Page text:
Processing Topics from the Beneficial Cognitive Model in Partially and Over-Successful Persuasion Dialogues

Argumentation 28 (3):325-339 (2014)
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A persuasion dialogue is a dialogue in which a conflict between agents with respect to their points of view arises at the beginning of the talk and the agents have the shared, global goal of resolving the conflict and at least one agent has the persuasive aim to convince the other party to accept an opposing point of view. I argue that the persuasive force of argument may have not only extreme values but also intermediate strength. That is, I wish to introduce two additional types of the effects of persuasion in addition to successful and unsuccessful ones (cf. Van Eemeren and Houtlosser in Argumentation 14(3):293–305, 2000; Advances in pragma-dialectics. Sic Sat, Amsterdam, 2002; Walton in A pragmatic theory of fallacy. University of Alabama Press, Tuscaloosa, 1995; Walton and Krabbe in Commitment in dialogue: basic concepts of interpersonal reasoning. State University of New York Press, Albany, New York, 1995). I propose a model which provides for modified versions of the standpoint of an agent needed in order to bring about two possible outcomes of a persuasion dialogue. These two outcomes I label partially-successful and over-successful. I call the potential, not yet verbalised, standpoint of an agent here the original topic t. Based on some aspects of relevance theory (Sperber and Wilson in Relevance: communication and cognition. Blackwell, Oxford, 1986; Wilson and Sperber in The handbook of pragmatics. Blackwell Publishing, Malden, 2006), I explain that the modified version of the original topic t is an implicature created from the original topic t and from a specific mental topic which belongs to, what I call the beneficial cognitive model (hence BCM). I define BCMi,t as a set of topics which are within the area of agent i’s interest of persuasion with respect to t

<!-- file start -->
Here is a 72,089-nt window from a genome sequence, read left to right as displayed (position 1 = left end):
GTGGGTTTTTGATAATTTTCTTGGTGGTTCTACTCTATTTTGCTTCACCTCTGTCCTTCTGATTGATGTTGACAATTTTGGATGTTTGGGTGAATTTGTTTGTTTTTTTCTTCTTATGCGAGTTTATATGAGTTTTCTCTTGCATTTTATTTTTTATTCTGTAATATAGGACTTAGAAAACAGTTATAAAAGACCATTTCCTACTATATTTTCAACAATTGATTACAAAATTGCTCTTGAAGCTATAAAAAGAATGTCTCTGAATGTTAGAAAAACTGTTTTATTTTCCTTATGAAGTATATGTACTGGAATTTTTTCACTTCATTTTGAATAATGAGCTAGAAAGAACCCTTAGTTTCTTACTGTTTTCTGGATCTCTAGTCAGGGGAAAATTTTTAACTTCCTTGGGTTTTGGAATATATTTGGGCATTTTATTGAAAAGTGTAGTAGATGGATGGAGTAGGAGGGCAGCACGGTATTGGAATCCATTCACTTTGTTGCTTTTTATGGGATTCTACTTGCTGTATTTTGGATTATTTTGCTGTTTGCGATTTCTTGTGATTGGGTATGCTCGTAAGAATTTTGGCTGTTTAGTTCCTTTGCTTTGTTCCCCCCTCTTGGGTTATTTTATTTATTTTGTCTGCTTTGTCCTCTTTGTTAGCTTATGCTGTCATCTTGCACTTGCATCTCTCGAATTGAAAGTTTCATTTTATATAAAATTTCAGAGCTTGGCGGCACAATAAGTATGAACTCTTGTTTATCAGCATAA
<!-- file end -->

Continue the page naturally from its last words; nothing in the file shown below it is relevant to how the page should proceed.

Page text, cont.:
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Speech Act Theory and the Study of Argumentation.A. Francisca Snoeck Henkemans - 2014 - Studies in Logic, Grammar and Rhetoric 36 (1):41-58.

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